The Diabetes Educator: Myth and Reality
MetadataShow full item record
This study investigated the current role of the diabetes educator and the historical and professional circumstances in which that role was defined to meet the challenges of a rapidly increasing health problem. Diabetes has been recognised as a chronic disease that requires a lifetime of good management practices. Long-term self management has been linked logically to being well educated and informed about diabetes and its long-term management. Wikblad (1991) considered that information about the disease was not sufficient; people also had to understand how to use that information. The diabetes educator became designated as the appropriate health professional to provide the information in a manner that promoted and encouraged patient participation in the self-management of their illness. The approach to this study was to consider the role of the diabetes educator in terms of interaction with patients and associated health professionals. It was accomplished by framing four research questions that address the topics of legislation governing scope of practice, training, interaction with other health professionals, and the patient’s perception of how the educator assists them in promoting self management of their diabetes. The methodology used to assess the four questions consisted of semi-structured individual interviews with educators and patients in tandem with an observation, re-observation process of assessing the educator-patient interaction. This methodology was used in both Brisbane and Singapore health facilities. The findings showed little knowledge of legislation, and training equated to each educator having a general nursing qualification. The observation, re-observation process indicated that the educator interacted with their patients by using a routine that seldom varied. Optimal scaling of the research results showed that participants from the Brisbane sites were more likely to be drinkers and older than the Singapore participants. A fifth research question about culture extracted from interview data showed that the Singapore educators were much more aware of cultural differences in their relationship with patients and knew how to deal with them when required to do so. The outcome of the study demonstrates a clear need to bridge the gap between actual practice and published standards and requirements of practice determined by diabetes educators’ professional associations. The educators in this study were employed and practised on the basis of their nursing qualifications. As the Australian and Singapore diabetes educators associations invite other health professionals to consider employment as diabetes educators, the concept of training and qualification appropriate for the role has to be determined. The implication from this study is that education of the diabetes educator must be taken to a level beyond that of the current nursing qualification. In order to move practice towards the recommended standards of educating patients for self-management, two concepts need to be considered. First, the education process must produce the best health management outcomes for the patient. Second, diabetes educators must be provided with the skills and level of training beyond that required for general nursing practice. An educational program specific to diabetes educators’ education, and the resultant qualification, should become a prerequisite for employment in the hospital and in community diabetes clinics. Although the diabetes educators’ professional associations in both Brisbane and Singapore have promoted the need for educators to become involved in research that will benefit patient self-management issues, it has not yet translated into practice.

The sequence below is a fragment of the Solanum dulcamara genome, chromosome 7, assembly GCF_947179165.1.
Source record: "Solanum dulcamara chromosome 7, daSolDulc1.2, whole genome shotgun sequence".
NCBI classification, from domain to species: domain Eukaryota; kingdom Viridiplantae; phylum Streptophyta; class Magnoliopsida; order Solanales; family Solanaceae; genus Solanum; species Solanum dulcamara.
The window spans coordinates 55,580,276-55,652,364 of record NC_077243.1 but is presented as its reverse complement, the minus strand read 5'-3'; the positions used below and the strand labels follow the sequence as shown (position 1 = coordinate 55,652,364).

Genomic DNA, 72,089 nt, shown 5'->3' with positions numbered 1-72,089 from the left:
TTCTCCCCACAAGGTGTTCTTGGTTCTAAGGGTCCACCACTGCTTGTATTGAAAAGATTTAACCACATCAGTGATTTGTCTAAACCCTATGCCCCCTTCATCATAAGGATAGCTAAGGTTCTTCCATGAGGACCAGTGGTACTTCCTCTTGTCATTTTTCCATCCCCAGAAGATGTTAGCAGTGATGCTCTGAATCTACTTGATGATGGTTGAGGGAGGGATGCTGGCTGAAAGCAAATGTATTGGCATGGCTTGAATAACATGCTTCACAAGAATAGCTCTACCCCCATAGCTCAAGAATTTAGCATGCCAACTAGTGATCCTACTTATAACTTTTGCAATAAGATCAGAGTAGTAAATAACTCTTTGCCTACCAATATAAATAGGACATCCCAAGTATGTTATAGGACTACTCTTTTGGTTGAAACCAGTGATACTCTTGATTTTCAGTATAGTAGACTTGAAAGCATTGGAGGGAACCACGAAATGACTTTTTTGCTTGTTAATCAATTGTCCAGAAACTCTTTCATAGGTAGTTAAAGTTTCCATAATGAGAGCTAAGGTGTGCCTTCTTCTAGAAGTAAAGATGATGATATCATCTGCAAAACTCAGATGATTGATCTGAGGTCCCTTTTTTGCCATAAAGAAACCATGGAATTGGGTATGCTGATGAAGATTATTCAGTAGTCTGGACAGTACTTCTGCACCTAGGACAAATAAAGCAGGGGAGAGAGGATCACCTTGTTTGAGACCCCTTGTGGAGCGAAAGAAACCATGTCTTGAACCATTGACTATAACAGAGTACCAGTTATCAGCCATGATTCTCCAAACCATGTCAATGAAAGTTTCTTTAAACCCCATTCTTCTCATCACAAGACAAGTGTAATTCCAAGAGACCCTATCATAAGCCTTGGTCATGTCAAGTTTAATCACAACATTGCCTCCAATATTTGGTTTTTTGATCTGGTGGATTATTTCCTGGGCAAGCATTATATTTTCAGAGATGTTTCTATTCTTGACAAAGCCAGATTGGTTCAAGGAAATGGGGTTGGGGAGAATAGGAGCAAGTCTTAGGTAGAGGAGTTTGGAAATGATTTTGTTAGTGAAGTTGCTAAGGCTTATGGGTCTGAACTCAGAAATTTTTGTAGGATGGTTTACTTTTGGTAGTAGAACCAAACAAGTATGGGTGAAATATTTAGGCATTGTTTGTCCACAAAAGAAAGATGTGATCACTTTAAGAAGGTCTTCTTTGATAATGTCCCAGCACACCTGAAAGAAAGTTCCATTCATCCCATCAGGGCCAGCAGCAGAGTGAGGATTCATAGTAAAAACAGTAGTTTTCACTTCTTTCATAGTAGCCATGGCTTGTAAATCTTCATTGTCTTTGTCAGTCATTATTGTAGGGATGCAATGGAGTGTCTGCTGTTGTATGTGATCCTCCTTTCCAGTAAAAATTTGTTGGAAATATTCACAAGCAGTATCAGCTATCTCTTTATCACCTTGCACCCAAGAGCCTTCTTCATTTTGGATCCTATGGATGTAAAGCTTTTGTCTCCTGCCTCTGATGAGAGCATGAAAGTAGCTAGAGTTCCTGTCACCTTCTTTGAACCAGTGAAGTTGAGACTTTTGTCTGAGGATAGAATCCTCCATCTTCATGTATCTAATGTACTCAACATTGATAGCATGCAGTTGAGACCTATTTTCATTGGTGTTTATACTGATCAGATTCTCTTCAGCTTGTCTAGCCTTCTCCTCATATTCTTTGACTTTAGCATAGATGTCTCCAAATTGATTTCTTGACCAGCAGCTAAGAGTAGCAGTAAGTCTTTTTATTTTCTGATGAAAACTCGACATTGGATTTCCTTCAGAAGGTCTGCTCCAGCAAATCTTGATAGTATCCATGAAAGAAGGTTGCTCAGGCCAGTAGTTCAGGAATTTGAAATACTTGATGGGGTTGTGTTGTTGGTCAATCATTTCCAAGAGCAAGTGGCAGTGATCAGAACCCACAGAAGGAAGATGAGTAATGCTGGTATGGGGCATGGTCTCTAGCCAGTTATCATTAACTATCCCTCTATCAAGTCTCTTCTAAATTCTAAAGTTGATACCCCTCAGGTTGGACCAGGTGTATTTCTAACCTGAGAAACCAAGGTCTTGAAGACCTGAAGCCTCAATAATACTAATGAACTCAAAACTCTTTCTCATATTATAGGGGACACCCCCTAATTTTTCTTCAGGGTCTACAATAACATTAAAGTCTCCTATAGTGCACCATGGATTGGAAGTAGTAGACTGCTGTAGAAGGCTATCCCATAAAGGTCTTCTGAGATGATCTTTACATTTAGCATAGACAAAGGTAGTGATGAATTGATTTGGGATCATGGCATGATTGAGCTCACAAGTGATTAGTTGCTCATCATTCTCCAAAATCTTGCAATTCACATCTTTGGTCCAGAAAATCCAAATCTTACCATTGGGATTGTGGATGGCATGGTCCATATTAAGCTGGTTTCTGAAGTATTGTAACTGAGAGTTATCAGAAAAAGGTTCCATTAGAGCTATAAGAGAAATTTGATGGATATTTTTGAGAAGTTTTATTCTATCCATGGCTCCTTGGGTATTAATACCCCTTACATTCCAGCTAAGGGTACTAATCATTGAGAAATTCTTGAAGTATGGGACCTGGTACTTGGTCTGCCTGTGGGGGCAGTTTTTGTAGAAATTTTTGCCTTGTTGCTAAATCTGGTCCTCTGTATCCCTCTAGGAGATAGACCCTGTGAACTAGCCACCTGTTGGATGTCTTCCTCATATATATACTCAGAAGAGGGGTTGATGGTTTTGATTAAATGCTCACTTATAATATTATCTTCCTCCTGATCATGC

Thesis (PhD Doctorate)
Doctor of Philosophy (PhD)
School of Education and Professional Studies
Item Access Status